Short of the Day
Adam Stephen Kelly hits a homer his first time up to the plate.
Short films are often first drafts, not just of larger projects, but of a filmmaker’s vision. Shorts are where burgeoning filmmakers go to find themselves, their aesthetic, their narrative sense, and their storytelling voice. Rarely however – so rarely I can’t come up with an example off the cuff – a filmmaker steps behind the camera for his first short and reveals a fully-realized vision, a polished, stylish, engaging and intriguing work that begs to be watched over and over and still leaves you wanting more.
Adam Stephen Kelly is one such filmmaker, and his directorial debut, Done In, is one such short film.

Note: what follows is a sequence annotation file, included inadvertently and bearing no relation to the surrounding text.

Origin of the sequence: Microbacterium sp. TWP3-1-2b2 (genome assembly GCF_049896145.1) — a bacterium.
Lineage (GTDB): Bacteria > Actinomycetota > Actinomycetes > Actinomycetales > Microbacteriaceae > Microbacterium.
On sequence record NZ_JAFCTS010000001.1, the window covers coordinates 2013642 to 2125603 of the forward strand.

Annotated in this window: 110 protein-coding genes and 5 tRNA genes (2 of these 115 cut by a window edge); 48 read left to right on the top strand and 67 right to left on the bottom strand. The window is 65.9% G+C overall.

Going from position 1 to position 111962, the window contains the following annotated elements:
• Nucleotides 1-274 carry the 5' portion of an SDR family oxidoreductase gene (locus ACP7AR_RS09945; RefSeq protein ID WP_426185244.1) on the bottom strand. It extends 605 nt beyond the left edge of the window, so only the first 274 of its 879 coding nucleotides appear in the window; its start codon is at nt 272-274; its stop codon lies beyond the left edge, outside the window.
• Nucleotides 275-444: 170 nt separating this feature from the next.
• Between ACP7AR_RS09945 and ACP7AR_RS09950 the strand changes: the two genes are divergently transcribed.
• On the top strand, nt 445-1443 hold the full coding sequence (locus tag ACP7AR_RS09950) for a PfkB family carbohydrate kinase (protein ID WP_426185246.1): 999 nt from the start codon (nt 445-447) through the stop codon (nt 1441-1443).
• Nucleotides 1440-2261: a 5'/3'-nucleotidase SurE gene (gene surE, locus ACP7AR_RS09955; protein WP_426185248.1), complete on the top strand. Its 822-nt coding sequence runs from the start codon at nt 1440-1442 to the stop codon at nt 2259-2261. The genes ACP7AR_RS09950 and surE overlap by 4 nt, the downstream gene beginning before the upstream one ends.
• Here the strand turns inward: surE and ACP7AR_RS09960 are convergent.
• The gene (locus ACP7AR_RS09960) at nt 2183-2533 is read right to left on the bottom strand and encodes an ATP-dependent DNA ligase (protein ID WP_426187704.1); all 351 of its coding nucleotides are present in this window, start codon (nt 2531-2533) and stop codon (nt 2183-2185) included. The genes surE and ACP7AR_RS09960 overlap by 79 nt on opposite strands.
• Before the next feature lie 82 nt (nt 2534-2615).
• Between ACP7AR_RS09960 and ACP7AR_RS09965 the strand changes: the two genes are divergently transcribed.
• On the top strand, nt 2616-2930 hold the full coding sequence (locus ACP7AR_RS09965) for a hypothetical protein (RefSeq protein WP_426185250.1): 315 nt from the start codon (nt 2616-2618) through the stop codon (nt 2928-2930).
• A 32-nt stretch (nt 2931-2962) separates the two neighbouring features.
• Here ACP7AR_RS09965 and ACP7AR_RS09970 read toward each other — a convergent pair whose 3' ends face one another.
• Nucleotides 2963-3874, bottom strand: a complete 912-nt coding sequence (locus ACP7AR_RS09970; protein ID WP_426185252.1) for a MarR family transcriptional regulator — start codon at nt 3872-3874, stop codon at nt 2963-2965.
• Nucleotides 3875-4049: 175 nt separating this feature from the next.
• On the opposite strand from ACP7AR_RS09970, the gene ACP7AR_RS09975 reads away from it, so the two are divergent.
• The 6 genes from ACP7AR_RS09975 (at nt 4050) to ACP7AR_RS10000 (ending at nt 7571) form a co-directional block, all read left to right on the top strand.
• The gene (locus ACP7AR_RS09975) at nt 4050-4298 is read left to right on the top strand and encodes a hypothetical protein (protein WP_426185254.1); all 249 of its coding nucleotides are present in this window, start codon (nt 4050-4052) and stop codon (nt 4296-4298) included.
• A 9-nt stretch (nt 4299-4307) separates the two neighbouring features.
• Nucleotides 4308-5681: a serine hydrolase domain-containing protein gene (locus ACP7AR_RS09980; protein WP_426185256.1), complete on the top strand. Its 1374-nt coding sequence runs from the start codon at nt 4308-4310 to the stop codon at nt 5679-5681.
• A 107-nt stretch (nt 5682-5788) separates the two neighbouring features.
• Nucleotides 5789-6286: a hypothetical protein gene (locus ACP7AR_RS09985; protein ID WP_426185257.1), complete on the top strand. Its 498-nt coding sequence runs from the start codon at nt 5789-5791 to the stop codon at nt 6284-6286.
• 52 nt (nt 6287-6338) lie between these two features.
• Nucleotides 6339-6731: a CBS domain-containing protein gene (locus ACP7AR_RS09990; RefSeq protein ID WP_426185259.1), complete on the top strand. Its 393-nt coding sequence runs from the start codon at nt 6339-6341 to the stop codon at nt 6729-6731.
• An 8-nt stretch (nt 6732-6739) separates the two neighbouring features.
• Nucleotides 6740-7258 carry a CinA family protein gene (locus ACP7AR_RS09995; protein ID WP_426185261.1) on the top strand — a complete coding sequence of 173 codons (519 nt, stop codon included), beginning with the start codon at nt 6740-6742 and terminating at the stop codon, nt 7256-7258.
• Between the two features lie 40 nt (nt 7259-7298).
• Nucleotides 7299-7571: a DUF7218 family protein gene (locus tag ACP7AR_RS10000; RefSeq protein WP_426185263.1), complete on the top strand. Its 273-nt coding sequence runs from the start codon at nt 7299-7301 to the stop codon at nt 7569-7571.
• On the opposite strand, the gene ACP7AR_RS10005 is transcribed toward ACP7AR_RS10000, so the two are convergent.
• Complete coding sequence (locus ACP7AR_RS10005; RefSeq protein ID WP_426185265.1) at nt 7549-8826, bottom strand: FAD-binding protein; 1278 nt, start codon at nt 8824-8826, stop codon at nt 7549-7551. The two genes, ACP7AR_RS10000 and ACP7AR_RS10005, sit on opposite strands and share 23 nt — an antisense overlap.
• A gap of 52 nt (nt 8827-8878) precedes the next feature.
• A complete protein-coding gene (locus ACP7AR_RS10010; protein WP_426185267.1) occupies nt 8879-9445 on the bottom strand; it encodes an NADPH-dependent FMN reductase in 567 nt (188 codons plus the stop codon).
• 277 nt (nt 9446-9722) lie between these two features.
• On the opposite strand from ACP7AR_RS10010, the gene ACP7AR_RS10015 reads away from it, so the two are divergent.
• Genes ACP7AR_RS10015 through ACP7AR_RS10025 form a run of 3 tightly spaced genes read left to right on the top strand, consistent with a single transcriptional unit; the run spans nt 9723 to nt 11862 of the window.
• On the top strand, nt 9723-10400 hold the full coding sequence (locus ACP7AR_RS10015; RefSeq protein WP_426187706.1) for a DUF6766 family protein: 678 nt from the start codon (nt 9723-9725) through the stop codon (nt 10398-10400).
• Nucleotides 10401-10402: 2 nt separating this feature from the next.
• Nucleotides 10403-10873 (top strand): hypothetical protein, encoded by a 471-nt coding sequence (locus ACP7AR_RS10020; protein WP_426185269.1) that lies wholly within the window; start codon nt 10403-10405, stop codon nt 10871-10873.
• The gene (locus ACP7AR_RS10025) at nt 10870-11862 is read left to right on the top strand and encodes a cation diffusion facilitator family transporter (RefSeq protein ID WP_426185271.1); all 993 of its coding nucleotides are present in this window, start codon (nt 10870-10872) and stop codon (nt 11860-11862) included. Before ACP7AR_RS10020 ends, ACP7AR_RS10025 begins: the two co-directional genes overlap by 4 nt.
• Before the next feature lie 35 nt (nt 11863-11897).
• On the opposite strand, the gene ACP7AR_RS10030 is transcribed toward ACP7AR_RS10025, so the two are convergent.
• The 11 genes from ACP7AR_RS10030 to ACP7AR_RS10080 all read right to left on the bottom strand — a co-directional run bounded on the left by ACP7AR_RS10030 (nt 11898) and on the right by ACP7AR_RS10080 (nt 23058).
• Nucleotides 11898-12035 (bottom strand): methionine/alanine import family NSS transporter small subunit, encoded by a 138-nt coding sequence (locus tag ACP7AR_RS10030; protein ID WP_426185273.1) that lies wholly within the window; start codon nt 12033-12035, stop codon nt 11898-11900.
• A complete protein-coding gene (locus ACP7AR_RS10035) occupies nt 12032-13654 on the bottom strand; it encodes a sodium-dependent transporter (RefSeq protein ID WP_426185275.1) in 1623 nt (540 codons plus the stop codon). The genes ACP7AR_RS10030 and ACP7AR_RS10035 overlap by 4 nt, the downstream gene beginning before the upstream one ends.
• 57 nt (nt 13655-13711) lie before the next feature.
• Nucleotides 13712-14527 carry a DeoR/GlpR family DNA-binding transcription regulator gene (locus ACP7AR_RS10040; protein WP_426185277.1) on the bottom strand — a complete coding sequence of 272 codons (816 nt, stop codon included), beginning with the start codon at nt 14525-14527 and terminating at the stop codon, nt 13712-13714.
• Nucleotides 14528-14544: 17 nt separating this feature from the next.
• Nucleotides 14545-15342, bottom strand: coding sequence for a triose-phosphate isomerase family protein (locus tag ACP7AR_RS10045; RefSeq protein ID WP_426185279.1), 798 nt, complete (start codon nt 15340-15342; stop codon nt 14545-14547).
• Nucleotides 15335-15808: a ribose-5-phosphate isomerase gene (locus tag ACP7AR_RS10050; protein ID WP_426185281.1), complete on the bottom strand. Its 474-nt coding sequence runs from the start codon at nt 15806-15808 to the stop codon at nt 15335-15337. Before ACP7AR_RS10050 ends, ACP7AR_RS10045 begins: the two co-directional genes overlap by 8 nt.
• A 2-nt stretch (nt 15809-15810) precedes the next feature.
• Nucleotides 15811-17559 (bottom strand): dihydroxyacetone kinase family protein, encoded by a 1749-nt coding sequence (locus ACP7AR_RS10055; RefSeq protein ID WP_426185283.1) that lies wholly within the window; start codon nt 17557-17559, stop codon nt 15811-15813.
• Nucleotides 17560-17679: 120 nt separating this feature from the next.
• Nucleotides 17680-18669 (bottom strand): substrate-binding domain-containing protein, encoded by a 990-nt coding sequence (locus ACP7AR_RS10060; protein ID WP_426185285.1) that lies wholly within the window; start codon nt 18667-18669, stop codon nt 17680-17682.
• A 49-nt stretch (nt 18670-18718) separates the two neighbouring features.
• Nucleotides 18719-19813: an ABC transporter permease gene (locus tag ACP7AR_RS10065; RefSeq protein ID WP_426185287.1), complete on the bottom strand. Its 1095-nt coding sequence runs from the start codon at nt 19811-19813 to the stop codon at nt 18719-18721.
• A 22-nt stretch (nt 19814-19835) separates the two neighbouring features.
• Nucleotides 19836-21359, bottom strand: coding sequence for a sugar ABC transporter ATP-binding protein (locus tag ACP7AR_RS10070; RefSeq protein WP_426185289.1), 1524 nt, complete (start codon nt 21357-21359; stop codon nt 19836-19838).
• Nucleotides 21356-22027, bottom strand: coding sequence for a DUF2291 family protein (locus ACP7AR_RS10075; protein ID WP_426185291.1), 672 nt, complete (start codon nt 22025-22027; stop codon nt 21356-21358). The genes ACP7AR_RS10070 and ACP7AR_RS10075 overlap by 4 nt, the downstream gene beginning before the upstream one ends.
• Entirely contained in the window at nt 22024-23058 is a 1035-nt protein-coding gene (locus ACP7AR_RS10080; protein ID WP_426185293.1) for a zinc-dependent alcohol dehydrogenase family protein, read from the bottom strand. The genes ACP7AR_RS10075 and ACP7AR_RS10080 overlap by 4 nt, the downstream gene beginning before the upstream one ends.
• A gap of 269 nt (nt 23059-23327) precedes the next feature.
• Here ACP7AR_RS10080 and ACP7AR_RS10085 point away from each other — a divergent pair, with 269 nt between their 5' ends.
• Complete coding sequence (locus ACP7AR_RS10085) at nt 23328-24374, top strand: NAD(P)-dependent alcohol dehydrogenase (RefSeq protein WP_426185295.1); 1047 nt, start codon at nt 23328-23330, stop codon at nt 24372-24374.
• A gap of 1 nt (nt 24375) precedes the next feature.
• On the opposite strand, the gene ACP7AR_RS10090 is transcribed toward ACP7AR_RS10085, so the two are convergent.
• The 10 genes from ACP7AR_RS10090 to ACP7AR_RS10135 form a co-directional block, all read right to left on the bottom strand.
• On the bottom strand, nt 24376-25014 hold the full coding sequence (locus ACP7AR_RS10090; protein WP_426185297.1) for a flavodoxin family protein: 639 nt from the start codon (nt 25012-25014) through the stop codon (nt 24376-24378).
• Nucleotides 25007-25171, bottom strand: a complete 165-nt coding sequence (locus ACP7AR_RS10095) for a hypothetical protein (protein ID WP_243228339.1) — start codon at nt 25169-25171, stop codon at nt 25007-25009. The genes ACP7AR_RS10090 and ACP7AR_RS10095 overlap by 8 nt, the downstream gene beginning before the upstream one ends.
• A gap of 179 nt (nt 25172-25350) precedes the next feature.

Starring Guy Henry (Cassius on HBO’s Rome) as a man writing his suicide note, in eight succinct minutes Done In relays more beauty, anguish, heartache and surprise than most features can in a couple of hours. Add to this the fluidly-subtle, intimate and almost predatory cinematography of Richard Osbourne, the haunting score of Imran Ahmad, Henry’s performance and the deft characterization and taut atmosphere conjured by Kelly’s script and direction, and the result is, quite simply, one of the best short films I’ve ever seen, and likely the same will go for you. It’s not an easy watch, emotionally, but the best things are not. It is, however, first-rate filmmaking and storytelling, the kind of synergy you’d expect from a seasoned veteran but hardly ever from a first-time director. Kelly has a number of projects lined up, and I can’t wait to see them all. Until then, join me in celebrating the exquisitely bleak portrait that is Done In.